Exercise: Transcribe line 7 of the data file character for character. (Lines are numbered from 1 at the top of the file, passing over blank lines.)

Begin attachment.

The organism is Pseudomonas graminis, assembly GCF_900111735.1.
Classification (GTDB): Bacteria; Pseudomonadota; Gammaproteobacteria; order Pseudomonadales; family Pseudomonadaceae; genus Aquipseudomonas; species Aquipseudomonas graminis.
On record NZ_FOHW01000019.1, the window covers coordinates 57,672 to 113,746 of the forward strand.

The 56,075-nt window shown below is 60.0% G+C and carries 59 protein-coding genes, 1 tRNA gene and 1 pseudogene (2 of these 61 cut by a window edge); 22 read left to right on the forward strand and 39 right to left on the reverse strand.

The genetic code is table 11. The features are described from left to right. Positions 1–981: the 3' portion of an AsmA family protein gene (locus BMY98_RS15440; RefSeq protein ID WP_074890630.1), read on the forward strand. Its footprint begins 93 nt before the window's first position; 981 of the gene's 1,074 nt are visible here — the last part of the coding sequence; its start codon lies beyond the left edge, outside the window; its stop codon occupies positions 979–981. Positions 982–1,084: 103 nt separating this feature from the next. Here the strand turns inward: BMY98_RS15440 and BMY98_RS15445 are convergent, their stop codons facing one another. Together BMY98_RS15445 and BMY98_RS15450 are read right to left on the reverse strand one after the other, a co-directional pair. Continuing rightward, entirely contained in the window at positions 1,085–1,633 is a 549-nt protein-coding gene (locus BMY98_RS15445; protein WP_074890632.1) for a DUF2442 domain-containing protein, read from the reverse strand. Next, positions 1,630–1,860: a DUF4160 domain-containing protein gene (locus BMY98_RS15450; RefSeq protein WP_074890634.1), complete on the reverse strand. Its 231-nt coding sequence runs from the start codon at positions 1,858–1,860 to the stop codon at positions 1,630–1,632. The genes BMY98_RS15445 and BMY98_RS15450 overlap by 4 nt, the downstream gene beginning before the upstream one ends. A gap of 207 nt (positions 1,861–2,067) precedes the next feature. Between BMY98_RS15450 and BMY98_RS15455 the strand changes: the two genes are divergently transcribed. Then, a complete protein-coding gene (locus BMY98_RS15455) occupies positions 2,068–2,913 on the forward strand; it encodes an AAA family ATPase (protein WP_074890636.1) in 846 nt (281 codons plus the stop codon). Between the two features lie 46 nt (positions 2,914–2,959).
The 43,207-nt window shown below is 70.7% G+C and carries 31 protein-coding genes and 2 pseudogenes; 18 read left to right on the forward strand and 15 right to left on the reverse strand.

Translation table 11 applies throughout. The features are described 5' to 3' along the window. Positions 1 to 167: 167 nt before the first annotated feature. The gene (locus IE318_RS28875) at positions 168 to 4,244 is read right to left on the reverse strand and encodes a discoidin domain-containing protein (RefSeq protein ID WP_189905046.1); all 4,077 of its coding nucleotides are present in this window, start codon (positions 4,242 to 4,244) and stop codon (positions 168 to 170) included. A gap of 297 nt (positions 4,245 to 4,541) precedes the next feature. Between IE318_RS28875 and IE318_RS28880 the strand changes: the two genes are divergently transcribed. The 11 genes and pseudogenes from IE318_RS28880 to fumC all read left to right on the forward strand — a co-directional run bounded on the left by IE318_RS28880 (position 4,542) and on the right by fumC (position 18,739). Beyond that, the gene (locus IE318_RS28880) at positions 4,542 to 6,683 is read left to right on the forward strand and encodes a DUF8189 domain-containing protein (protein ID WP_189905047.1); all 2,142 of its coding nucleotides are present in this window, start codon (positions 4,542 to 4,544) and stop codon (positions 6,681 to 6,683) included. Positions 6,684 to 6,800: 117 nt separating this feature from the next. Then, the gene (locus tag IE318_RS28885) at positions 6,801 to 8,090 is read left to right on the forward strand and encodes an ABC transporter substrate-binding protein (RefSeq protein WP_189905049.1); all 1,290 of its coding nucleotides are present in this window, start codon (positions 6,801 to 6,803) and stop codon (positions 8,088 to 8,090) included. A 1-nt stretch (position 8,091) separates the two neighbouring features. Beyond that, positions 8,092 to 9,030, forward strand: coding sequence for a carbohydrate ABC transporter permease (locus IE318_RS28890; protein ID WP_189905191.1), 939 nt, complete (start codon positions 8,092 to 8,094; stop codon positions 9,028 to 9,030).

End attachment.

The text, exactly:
Translation table 11 applies throughout. The features are described 5' to 3' along the window. Positions 1 to 167: 167 nt before the first annotated feature. The gene (locus IE318_RS28875) at positions 168 to 4,244 is read right to left on the reverse strand and encodes a discoidin domain-containing protein (RefSeq protein ID WP_189905046.1); all 4,077 of its coding nucleotides are present in this window, start codon (positions 4,242 to 4,244) and stop codon (positions 168 to 170) included. A gap of 297 nt (positions 4,245 to 4,541) precedes the next feature. Between IE318_RS28875 and IE318_RS28880 the strand changes: the two genes are divergently transcribed. The 11 genes and pseudogenes from IE318_RS28880 to fumC all read left to right on the forward strand — a co-directional run bounded on the left by IE318_RS28880 (position 4,542) and on the right by fumC (position 18,739). Beyond that, the gene (locus IE318_RS28880) at positions 4,542 to 6,683 is read left to right on the forward strand and encodes a DUF8189 domain-containing protein (protein ID WP_189905047.1); all 2,142 of its coding nucleotides are present in this window, start codon (positions 4,542 to 4,544) and stop codon (positions 6,681 to 6,683) included. Positions 6,684 to 6,800: 117 nt separating this feature from the next. Then, the gene (locus tag IE318_RS28885) at positions 6,801 to 8,090 is read left to right on the forward strand and encodes an ABC transporter substrate-binding protein (RefSeq protein WP_189905049.1); all 1,290 of its coding nucleotides are present in this window, start codon (positions 6,801 to 6,803) and stop codon (positions 8,088 to 8,090) included. A 1-nt stretch (position 8,091) separates the two neighbouring features. Beyond that, positions 8,092 to 9,030, forward strand: coding sequence for a carbohydrate ABC transporter permease (locus IE318_RS28890; protein ID WP_189905191.1), 939 nt, complete (start codon positions 8,092 to 8,094; stop codon positions 9,028 to 9,030).